One of the survival tools for big family events is first deciding to go or not. One option is to decline with a simple no. Remember no is a complete sentence. However, if I decide to go to a family event, my counselor taught me to have an exit plan. I noticed that family events become fairly predictable, the same jokes, the same stories, and the same arguments tend to repeat themselves. Having an exit plan allows a way to leave when I see the pattern of events unfolding in ways I know will not turn out well. After years of practice, I have several exit plans. One where I leave after dinner. One where I leave after an hour or so and one where I leave if certain arguments start. Yup, I learned to recognize the opening gambits for nasty remarks that will follow no matter how I respond. Another advantage of an exit plan is I don't feel trapped. I recommend working out a plan with a counselor if you have one. Nice thing about discussing with a counselor is the realization is I am not the only person needing a way to leave a family gathering. Be aware that family members may be resentful or angry for breaking the pattern. Its ok. They will survive and more importantly I survive.
This year an exit plan is not a good choice for me. Thanksgiving dinner is at my house. I can exit, I've done it in the past, but my goal this year is to plan a healthier way to cope with stresses of Thanksgiving dinner. Big part of this is PLANNING. I started planning as soon as I knew that Thanksgiving at our house. Menus, activities, dishes needed, even an new refrigerator became part of the plan. I also welcomed my daughter volunteering as an event manager. Her perspective and encouragement kept me on task for early preparation. I also talked over with my counselor ways and means of lowering my stress levels. We talked about having reasonable expectations. I finally decided that I can reasonably plan to have enough food for everyone. No one will go away hungry unless they choose to. I can plan enough variety that everyone will eat something. Yes, Mac and cheese from the box is on the menu for the grandson that prefers eating mac and cheese. I can adapt to the preferences of others. Another piece of my plan is getting enough sleep. Feeling rested, I am much better at coping with stresses that pop up along the way. Starting early with cooking and prepping. In the freezer I have several parts of the meal ready to go. In my second refrigerator the turkey is already thawing. Yesterday I picked up from the store activities for the grandkids and boxed them up ready to use. I also bought most of the food that is time sensitive but not needed to be fresh. Last month I bought all the nonperishable items and ordered the fresh turkey. Today, I am going through the freezer and pulling out parts I need for the meals to come. Family is already gathering from different states and need to be fed before and after Thanksgiving. I do all I can ahead of time. I even watched a special on the Food channel about Thanksgiving preparation and time line. I was very excited when I realized we were already following most of the suggestions.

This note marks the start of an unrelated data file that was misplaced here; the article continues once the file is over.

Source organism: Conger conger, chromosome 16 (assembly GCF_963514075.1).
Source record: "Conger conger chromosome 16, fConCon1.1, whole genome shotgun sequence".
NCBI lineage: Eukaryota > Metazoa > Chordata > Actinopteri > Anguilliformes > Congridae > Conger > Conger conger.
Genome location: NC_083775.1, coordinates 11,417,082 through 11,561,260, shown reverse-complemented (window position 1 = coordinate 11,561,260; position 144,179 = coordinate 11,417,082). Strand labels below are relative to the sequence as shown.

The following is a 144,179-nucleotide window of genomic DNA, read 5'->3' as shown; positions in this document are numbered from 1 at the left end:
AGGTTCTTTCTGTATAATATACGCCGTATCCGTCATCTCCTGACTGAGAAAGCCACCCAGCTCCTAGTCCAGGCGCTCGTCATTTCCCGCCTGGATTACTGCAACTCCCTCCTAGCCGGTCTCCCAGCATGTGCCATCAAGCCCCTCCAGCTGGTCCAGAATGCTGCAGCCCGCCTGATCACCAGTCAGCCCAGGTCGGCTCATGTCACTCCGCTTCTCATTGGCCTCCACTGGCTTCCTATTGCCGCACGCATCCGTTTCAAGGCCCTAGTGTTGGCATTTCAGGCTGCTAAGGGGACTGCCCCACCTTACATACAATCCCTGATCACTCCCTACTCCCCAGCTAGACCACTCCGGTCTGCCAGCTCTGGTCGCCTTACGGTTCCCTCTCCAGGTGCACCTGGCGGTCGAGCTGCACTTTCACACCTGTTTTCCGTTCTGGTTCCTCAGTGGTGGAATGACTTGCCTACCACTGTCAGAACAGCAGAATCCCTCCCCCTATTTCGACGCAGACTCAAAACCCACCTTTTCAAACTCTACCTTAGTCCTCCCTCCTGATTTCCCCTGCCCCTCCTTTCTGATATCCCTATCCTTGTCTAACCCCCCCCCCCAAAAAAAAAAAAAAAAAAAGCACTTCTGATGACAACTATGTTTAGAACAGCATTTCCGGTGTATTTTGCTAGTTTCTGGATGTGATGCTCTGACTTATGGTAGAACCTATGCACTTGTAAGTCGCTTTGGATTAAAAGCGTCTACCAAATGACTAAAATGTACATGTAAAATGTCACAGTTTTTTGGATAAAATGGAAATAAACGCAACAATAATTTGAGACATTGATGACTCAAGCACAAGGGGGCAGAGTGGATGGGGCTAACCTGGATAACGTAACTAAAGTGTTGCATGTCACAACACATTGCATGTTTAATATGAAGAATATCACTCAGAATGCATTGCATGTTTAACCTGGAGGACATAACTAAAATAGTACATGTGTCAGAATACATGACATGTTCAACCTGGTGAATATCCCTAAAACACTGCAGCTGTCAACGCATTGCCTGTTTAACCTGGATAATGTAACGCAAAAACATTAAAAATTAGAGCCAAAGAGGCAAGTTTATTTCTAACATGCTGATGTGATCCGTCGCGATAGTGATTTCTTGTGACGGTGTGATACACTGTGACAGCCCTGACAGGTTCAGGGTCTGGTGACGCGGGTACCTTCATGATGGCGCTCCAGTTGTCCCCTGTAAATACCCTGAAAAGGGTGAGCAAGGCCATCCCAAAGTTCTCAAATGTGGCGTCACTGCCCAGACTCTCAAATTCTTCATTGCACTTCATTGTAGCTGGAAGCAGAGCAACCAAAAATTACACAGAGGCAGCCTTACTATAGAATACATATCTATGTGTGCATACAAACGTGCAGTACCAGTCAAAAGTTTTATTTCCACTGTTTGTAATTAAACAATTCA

On the day of Thanksgiving I have a plan already in place. Start earlier than I think I need to for adjustment to unexpected requests. Use my sister's idea of MMV, mini mental vacations, a 5-10 minute private escape with the plan of coming back. With my counselor, I discussed how soon I need to break away for these little breaks. Her suggestion is not to wait until my nerves are at screaming pitch but way before when I recognize that I am starting to get more tense. Breathing is a 10 second break when I can't walk away from stirring something on the stove. Slow count breathing can help my entire body relax. A relaxation buddy to text during the day for that person to check in with me and for me to check in with them to make sure we are both staying engaged with the events. Another short activity is mindfulness. Paying attention to the smells, feel, and anything in that moment. How does my body feel stirring the sauces soon to be used with the meal. Being in the moment allows me to let go of past and future and focus on now. I have practiced this in less stressful situations and it is more powerful than I thought it would be. For me one of the keys to this Thanksgiving being successful is mentally accepting in advance that the day will NOT be PERFECT. Remember O'Toole's corollary, "Murphy was an optimist." (Murphy's law, If anything can go wrong, it will at the most inopportune time.) Something is almost guaranteed to go wonky. With so many different people, foods, and activities coming together, something will not go smoothly. Relax anyway. That is the plan. In 5 days, I'll let you know if it worked.